After a long career in teaching law at the University of Nairobi, Dr. WILLY MUTUNGA was detained without trial in July 1982 by the Daniel arap Moi regime for fighting for democratisation. He went on to head the Kenya Human Rights Commission, which he co-founded, and served as the president of the Law Society of Kenya. After decades of fighting for the rights of Kenyans, he was appointed as Chief Justice and President of the Supreme Court of Kenya in 2011. RASNA WARAH spoke to the eminent human rights activist and scholar about his illustrious career, and why the struggle for equality and justice in Kenya has been so difficult.  

Q.You have been out of the limelight since you retired as Chief Justice in 2016. What have you been up to lately? 

I have been consulting, teaching, writing, and working with social movements run by young people. I have also kept contact with former civil society colleagues in human rights and social justice movements. I have kept contact with comrades I have all over the globe.

Q.You were the first Chief Justice to be appointed after the promulgation of the new constitution in 2010. As Chief Justice and President of the Supreme Court, you introduced far-reaching reforms in the Judiciary, including establishing courts in remote parts of the country, and ensuring that courts had clean, functioning toilets. Of all the reforms you introduced, which one are you the proudest of? 

The integration of African Justice Systems (AJS) with colonial and postcolonial justice systems. Thus, I am very proud of starting a journey of justice for all Kenyans and breathing life into Article 159 (2) (c) and (3) of the constitution on alternative forms of dispute resolution, including traditional ones, as long as they do not contravene the Bill of Rights.  The journey I started has been continued by my two successors, CJs David Maraga and Martha Koome.

Q.You have been a vocal advocate for women’s rights, but have admitted that becoming a feminist was a tough journey. You have stated, “Men should be feminists, even if it is hard work.” Can you elaborate on what you meant by this? 

I meant that men are not socialised to be feminists. Those who want to be feminists have to realise it is a struggle with many hurdles, and ultimately, you will be glorified and vilified in equal measure. The struggle could result in one being a better human being who respects the dignity of all human beings, women, in particular.

Q.Many Kenyans, including me, were angered by the Supreme Court decision declaring the 2013 election “free and fair”. As President of the Supreme Court, you defended this decision. However, it polarised the nation even further and led to significant voter apathy in subsequent elections. Does that ruling weigh on you sometimes? 

What weighs on me is the impossibility of delivering a decision that will be accepted by all. We live in politics of division, which means that half of the country will be happy while the other half will hate the decision. What is mitigating for me is this realisation, the fact that our politics is ethnicised and monetised, and those who come to the Supreme Court – petitioners and their adversaries – come to the Supreme Court with dirty hands and they and their supporters should be the last to complain about decisions made by the Court of Equity. Finally, it bothers me when the decision is individualised. Six of us decided.  Kenya is forever polarised and voter apathy cannot solely be blamed on a Supreme Court decision. I doubt if there’s data that can confirm and validate that assertion.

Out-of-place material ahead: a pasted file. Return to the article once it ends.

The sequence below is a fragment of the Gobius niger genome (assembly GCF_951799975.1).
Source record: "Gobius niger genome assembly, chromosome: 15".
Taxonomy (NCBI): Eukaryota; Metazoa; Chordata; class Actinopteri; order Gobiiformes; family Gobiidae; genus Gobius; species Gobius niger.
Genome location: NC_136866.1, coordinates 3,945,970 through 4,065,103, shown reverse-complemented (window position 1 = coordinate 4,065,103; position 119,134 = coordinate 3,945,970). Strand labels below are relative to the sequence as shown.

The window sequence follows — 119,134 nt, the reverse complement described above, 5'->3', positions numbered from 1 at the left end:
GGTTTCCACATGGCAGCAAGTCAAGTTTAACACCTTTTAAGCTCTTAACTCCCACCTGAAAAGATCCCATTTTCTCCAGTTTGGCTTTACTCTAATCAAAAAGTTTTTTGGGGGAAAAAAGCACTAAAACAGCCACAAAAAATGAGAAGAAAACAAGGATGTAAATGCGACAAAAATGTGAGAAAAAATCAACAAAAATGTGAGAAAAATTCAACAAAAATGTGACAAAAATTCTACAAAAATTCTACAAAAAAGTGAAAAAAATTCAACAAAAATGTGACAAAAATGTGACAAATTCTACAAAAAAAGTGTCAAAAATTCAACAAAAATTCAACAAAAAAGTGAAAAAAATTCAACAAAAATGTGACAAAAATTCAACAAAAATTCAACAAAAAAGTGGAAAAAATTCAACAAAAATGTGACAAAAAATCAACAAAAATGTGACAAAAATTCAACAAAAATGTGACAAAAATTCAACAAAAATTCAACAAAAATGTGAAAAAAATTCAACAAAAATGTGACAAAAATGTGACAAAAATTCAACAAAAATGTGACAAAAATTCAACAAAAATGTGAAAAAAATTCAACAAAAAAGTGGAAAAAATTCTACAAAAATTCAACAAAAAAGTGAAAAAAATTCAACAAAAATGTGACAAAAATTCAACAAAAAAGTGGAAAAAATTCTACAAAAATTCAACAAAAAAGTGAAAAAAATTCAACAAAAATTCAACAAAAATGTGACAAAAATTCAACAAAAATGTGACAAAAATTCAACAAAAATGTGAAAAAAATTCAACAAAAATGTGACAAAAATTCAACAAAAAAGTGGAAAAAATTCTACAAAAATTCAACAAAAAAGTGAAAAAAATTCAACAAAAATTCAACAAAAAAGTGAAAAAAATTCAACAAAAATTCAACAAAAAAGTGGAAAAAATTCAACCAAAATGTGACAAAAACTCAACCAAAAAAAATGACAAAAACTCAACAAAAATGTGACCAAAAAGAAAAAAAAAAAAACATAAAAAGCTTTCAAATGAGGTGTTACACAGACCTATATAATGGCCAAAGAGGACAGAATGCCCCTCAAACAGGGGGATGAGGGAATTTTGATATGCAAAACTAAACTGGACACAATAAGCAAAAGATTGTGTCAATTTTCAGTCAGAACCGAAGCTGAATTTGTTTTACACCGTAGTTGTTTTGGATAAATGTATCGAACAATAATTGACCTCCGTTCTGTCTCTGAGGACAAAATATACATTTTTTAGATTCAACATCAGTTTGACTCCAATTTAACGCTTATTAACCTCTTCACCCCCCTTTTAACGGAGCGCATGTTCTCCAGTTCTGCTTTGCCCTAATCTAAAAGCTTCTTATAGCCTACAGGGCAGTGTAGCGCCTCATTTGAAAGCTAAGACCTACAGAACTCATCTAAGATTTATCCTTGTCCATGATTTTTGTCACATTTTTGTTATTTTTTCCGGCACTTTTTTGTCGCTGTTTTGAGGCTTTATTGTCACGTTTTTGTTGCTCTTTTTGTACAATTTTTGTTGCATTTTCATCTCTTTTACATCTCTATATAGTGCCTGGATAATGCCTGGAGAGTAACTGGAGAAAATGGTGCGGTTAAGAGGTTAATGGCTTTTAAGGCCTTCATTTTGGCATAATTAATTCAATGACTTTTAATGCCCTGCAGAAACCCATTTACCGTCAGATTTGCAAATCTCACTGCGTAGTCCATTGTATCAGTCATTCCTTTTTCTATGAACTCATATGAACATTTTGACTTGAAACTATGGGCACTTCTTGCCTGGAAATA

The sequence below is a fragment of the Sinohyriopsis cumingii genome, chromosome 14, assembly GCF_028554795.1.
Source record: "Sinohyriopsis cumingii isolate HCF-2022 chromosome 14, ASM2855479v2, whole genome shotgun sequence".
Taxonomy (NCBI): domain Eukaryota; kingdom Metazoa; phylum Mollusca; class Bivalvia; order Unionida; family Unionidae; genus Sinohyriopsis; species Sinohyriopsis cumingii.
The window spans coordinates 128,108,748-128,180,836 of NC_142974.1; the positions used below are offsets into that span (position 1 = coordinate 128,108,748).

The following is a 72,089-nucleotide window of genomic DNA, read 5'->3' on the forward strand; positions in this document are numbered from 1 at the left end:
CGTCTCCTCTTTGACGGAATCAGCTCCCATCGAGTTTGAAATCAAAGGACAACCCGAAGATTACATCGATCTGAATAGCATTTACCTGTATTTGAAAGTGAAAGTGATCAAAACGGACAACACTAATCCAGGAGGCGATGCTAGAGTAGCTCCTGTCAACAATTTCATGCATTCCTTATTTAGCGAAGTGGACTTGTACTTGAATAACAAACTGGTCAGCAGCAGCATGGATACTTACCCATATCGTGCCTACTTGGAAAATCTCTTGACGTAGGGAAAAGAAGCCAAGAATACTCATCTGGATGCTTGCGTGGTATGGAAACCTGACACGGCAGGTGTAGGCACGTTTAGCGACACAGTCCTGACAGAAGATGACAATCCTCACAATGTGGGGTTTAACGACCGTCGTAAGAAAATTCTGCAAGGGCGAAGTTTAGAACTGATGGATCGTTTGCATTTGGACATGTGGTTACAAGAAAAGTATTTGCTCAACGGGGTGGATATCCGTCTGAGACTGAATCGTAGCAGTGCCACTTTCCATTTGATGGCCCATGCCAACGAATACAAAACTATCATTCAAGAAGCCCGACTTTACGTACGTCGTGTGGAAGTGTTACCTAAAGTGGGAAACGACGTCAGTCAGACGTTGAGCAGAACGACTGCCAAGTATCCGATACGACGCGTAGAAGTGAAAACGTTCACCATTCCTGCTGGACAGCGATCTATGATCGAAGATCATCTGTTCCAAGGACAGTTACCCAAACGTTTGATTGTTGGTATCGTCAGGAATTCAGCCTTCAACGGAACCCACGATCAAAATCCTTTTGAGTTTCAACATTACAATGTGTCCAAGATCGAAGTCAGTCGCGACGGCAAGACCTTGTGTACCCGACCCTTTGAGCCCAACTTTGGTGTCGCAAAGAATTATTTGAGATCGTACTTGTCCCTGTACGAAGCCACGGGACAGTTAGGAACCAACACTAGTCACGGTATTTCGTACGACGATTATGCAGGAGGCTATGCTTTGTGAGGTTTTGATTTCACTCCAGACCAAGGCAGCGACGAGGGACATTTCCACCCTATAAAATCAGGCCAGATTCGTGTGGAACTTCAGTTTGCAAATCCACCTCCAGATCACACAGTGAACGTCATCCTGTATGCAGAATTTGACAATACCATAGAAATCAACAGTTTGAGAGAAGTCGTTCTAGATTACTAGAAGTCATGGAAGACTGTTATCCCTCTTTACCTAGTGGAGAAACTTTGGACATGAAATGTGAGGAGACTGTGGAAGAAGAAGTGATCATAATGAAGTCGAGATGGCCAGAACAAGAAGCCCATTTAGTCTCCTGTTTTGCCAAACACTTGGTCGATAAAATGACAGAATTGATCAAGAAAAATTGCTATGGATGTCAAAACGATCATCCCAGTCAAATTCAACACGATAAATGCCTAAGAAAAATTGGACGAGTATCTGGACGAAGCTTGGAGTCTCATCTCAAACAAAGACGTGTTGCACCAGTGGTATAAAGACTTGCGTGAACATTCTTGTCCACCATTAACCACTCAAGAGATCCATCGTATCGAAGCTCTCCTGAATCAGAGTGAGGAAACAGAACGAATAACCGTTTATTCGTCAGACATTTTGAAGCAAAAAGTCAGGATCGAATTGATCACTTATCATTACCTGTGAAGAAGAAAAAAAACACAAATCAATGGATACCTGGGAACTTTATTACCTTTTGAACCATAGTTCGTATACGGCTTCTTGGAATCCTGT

Q.What has being an activist and fighting for the downtrodden taught you about Kenyan society? 

It has taught me that Kenya is ruled by neocolonials (invariably called compradors, barons, or simply the elite) who are agents of foreign interests and not of national interests. Activism has taught me about links and continuities of our struggle for land, resources, and freedom that I have made part of my life. Activism has given me a vision of a planet I would like to see – a socialist one.

Q.What future do you see for Kenya? 

A Kenya with great political opportunities to create an alternative political leadership that is anti-imperialist, and anti-comprador, one that fights both interests in the name and interest of the people of Kenya, and the downtrodden in Africa and the rest of the world.  I do not see any alternative to this future for our country except if we agree to support the status quo of poverty, exploitation, death, corruption, oppression, and foreign domination.


  • Rasna Warah

    Rasna Warah is a Kenyan writer and journalist with over two decades of experience as an editor, writer and communications specialist. She wrote a weekly op-ed column for the Daily Nation, Kenya’s leading newspaper, for many years, and has contributed to various regional and international publications, including, the UK’s Guardian, Africa is a Country, The East African, The Mail and Guardian, The Elephant, and Kwani? She has worked as an editor and writer at the United Nations Human Settlements Programme (UN-Habitat) and has published two books on Somalia: Mogadishu Then and Now (2012) and War Crimes (2016). Her first book, Triple Heritage (1998), explored the history of South Asians in East Africa. Her latest book, Lords of Impunity (2022), examines the failures and internal contradictions of the United Nations and what can be done to transform this global body. She holds a Master’s degree in Communication for Development from Malmö University in Sweden and a Bachelor of Science Degree in Psychology and Women’s Studies from Suffolk University in Boston, USA. She is based in Nairobi, Kenya.